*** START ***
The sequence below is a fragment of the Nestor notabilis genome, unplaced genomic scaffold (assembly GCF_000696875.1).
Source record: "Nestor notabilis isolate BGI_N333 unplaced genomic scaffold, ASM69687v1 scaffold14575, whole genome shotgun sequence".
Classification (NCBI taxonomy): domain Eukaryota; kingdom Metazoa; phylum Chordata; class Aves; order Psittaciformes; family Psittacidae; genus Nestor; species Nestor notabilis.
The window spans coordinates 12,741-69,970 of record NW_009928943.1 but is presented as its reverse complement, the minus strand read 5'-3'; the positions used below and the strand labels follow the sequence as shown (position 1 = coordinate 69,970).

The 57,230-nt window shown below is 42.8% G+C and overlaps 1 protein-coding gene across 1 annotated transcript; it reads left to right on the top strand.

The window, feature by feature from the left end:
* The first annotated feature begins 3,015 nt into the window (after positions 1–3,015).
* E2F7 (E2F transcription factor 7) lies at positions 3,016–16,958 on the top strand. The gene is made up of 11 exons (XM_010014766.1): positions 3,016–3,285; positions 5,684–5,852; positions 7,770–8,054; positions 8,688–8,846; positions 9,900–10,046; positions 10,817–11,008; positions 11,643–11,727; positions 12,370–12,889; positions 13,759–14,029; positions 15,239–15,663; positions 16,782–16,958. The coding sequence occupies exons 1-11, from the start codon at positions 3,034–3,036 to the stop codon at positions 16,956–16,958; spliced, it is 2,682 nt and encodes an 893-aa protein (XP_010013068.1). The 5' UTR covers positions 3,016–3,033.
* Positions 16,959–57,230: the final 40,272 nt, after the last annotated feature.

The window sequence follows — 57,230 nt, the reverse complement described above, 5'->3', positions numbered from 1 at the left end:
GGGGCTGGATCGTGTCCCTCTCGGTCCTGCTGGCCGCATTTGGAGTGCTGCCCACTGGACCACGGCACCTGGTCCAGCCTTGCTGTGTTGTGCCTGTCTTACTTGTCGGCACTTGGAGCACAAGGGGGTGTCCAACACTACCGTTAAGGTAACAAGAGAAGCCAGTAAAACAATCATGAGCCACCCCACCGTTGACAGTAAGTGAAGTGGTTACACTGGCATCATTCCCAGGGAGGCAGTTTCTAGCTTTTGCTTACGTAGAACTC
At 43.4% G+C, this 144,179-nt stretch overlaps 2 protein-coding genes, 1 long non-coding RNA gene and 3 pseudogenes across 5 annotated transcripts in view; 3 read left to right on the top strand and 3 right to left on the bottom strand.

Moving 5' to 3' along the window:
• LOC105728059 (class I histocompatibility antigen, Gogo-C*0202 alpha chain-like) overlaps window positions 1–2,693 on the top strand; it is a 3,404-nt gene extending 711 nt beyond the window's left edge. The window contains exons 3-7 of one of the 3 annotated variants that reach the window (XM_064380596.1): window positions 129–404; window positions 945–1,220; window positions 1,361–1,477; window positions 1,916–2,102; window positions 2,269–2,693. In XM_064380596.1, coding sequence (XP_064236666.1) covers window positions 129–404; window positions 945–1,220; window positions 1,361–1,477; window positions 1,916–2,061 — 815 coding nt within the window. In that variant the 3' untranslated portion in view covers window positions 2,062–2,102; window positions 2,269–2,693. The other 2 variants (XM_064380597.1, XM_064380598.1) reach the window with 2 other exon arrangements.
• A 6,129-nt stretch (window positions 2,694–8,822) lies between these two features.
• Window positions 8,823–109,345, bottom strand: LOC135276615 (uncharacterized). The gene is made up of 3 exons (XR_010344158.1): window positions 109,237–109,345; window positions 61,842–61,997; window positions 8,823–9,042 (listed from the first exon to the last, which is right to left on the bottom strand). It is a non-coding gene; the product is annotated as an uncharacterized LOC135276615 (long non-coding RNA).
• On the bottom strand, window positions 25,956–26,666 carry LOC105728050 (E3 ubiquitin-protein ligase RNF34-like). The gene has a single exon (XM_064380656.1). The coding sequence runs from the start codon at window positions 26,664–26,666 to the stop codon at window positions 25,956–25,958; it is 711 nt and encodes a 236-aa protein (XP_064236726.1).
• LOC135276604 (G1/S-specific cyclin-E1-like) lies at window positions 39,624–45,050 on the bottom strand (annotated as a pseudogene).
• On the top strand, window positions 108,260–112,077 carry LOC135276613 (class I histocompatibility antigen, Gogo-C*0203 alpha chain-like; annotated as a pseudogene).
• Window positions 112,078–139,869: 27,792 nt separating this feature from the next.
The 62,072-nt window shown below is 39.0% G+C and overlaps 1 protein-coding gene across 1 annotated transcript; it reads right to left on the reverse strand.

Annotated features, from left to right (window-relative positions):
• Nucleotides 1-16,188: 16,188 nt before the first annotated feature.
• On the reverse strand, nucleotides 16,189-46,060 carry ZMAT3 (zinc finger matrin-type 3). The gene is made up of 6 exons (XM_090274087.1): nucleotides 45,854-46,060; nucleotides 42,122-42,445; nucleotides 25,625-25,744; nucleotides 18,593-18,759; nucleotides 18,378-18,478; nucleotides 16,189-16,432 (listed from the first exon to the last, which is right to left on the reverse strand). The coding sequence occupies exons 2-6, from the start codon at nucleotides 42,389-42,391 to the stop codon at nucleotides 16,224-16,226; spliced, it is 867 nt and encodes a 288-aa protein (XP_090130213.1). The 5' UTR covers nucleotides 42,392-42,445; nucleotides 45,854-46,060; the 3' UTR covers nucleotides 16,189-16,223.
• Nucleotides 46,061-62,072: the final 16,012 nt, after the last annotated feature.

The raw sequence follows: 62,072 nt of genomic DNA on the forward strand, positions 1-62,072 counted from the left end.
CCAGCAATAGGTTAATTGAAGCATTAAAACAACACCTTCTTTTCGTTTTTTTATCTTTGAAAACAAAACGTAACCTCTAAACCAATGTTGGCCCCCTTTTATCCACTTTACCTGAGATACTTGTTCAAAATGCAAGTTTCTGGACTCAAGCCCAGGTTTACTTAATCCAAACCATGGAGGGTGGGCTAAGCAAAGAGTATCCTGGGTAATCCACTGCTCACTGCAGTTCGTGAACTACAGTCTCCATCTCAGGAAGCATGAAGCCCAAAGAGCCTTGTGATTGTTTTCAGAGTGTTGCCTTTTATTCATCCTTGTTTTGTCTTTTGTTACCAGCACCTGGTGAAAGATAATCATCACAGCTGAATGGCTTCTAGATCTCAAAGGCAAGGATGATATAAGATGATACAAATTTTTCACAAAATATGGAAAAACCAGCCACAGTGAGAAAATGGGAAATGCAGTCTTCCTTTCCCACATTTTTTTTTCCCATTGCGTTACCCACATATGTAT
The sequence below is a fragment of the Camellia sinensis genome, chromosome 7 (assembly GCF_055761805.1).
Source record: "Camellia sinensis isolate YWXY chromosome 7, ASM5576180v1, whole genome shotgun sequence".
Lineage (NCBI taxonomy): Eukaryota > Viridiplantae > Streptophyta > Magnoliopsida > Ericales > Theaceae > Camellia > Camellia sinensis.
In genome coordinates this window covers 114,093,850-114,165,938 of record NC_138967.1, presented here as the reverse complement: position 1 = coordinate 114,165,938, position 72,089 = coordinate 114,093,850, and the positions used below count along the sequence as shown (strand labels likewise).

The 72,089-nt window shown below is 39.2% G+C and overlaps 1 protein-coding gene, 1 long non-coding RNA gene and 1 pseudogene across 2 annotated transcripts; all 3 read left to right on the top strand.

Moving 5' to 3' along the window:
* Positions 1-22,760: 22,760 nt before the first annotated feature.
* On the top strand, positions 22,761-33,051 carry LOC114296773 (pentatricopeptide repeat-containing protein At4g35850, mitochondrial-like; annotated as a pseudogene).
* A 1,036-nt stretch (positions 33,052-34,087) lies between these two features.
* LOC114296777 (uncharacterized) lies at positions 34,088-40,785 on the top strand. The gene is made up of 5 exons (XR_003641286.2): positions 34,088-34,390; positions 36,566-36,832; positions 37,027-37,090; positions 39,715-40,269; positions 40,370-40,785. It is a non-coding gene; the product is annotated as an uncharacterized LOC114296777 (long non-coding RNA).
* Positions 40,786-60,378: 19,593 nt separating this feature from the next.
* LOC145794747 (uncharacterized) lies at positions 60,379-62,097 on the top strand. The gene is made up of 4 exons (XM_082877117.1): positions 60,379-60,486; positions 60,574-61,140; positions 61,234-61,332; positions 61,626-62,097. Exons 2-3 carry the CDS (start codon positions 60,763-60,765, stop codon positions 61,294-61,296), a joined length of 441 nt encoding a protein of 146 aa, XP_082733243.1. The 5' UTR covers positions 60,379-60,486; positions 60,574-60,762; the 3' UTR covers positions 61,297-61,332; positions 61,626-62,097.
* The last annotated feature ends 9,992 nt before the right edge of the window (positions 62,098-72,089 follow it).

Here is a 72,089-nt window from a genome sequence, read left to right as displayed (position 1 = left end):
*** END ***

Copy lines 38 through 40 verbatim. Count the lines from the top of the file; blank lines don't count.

* Positions 40,786-60,378: 19,593 nt separating this feature from the next.
* LOC145794747 (uncharacterized) lies at positions 60,379-62,097 on the top strand. The gene is made up of 4 exons (XM_082877117.1): positions 60,379-60,486; positions 60,574-61,140; positions 61,234-61,332; positions 61,626-62,097. Exons 2-3 carry the CDS (start codon positions 60,763-60,765, stop codon positions 61,294-61,296), a joined length of 441 nt encoding a protein of 146 aa, XP_082733243.1. The 5' UTR covers positions 60,379-60,486; positions 60,574-60,762; the 3' UTR covers positions 61,297-61,332; positions 61,626-62,097.
* The last annotated feature ends 9,992 nt before the right edge of the window (positions 62,098-72,089 follow it).